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Well-traveled on a tight budget

Sarah Vabulas | Wednesday, October 15, 2003

Do you consider yourself well-traveled? Do you simply like to travel no matter where you are headed? Or are you going abroad next semester? If you answered “yes” to any of the above questions, then Doug Lansky is someone you must meet.

Following his graduation from Colorado College, Lansky decided to embark on a journey traveling the world before entering the work force. Against his mom’s best wishes, Lansky first started in New York, where, before he left, he received a job offer from The New Yorker magazine. He asked if he could travel for six months or so before he began the position, they agreed and Lansky left the United States.

He hitchhiked his way to South America on yachts, almost. “My plan was completely ludicrous,” Lansky said. “It was the wrong season. It was the hurricane season so all the yachts were going the other direction.”

He got as far as the Virgin Islands simply because he flew there. After realizing his plan to hitchhike on yachts was a failure, Lansky found other modes of travel. He spent two and a half years working his way around the world by picking bananas in Israel, snowmobile guiding in the Alps and selling carpets in Morocco until a car accident in Thailand, which required him to undergo surgery on his leg, brought Lansky home.

While at home, he became the youngest national columnist in the country, writing about his travels for over 10 million readers in 40 major newspapers, including The Denver Post, The San Francisco Chronicle, The Detroit Free Press, The Arizona Republic, The St. Paul Pioneer Press, The Raleigh News & Observer, The Seattle Times and many more.

With his syndicated column, the Chicago Tribune handed Lansky a press pass and told him to continue his travels across the world, writing about it along the way.

But what exactly did Lansky want to do on an unlimited budget and endless opportunities? Well, he did not really know, so he sat down with his friends to compile a list of over 300 places to go or things to do. His list included such things as sumo wrestling, yodeling and traveling on camels.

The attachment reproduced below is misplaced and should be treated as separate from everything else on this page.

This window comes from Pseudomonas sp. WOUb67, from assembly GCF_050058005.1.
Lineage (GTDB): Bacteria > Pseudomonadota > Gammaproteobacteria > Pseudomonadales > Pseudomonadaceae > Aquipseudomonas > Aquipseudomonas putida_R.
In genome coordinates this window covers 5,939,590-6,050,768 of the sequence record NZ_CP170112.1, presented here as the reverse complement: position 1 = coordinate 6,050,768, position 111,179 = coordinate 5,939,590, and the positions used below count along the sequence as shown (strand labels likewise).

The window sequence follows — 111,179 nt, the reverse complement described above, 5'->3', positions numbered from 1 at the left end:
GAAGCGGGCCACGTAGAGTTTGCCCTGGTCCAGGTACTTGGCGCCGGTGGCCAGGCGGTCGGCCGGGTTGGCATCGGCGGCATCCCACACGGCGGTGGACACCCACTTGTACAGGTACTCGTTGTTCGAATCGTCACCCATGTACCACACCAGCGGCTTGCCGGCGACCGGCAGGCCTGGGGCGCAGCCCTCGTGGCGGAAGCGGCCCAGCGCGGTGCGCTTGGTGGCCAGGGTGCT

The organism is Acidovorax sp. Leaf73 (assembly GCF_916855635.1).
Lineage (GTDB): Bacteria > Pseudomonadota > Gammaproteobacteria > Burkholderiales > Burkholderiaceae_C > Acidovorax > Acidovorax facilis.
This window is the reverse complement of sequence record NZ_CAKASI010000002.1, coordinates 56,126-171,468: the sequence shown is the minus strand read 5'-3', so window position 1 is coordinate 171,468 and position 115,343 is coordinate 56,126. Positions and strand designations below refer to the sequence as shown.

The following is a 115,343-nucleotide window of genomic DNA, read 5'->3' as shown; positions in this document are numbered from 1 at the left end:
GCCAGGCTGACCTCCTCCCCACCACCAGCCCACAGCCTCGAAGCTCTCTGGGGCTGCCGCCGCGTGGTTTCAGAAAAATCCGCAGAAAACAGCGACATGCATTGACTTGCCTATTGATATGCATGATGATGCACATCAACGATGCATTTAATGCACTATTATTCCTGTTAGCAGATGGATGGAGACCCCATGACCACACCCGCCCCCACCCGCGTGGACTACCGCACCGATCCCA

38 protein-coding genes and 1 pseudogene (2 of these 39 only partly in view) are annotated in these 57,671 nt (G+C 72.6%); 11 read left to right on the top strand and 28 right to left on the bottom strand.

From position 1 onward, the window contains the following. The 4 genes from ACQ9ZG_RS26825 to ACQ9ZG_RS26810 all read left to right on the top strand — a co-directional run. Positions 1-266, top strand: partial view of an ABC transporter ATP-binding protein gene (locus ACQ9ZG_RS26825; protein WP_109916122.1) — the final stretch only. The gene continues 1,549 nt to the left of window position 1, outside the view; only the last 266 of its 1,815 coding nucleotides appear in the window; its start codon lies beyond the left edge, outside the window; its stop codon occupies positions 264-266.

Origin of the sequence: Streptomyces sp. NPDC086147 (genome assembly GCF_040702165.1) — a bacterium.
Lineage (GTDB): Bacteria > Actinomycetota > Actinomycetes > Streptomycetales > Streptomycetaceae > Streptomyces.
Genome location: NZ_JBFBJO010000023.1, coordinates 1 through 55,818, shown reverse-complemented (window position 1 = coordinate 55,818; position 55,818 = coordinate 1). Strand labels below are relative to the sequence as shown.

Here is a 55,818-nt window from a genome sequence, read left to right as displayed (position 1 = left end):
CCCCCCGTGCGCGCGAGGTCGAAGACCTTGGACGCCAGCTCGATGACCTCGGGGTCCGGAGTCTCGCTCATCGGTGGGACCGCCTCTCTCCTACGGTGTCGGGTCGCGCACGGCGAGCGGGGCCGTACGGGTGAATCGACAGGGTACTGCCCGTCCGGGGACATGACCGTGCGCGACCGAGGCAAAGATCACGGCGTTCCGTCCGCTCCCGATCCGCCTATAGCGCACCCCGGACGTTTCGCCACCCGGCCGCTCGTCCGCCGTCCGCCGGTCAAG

He ended up on an army base in Texas where he drove a tank. “I asked if I could drive a tank for the day. So they gave me the tank,” Lansky said. “It’s amazing the things you can do with a press pass.”

He traveled the world, doing things most people dream of doing. He went to Jack-a-Roo school in Australia, which taught him how to be a cowboy.

“It was like ‘City Slickers’ in Australia,” he said.

He also test drove Ferraris, which got up to speeds of 200 mph. He would accelerate up to the maximum speed and slam on the brake. It would knock his head around, making the experience painful and violent but worth it. “I thought I was going to die the whole time,” he said.

While in Africa, he spent some time with the headhunters. “It feels good that you survived it. It is so satisfying,” Lansky said. “The more life-threatening things are, the more satisfying it is.”

When arriving back in the States, Doug taught journalism at Colorado College, published several books and hosted an hour-long travel documentary for the Discovery Channel. He is continuing to serve as the regular world-travel expert on Public Radio’s flagship travel program, Savvy Traveler, during the recent release of his Rough Guides book First Time: Around The World, a comprehensive (yet delightfully readable) guide to the ultimate journey. To date, he has been on the road for roughly 10 years in over 100 countries. He now tours the country talking to college students about the best way to travel.

Lansky learned, from all of his travels, that getting to know the people of a country is the best way to travel. This is one of the things he emphasizes in his talks around the country.

“If anyone went traveling for 10 years, they’d figure it all out, too,” Lansky said about his vast knowledge of the best way to travel. “I have so many great tips to give people when traveling. People make a lot of mistakes. I made a lot of mistakes.”

Lansky presents his talk with over 700 images and pictures, much like MTV does with TV shows.

“I have an entertaining way to teach people to travel. I share about how to save money, travel safer, hitchhike on yachts the right way and how to pack,” Lansky said. “I share the things people don’t tell you. I don’t want people to waste time going after the wrong stuff.”

He learned a significant amount while on his travels. “I want people to have maximum time on the road and get beneath the skin of the culture – to do something meaningful,” Lansky said.

He will be giving away a Eurorail pass worth about $900 when he speaks tonight to one of the audience members. “It is worth more than a plane ticket,” Lansky said. “I wish I had one of those.”

He will be around following his talk to answer any questions people may have about traveling and journalism.

Doug Lansky will be speaking at Washington Hall at 7 p.m. tonight. The event is a SUB-sponsored event and admission is free.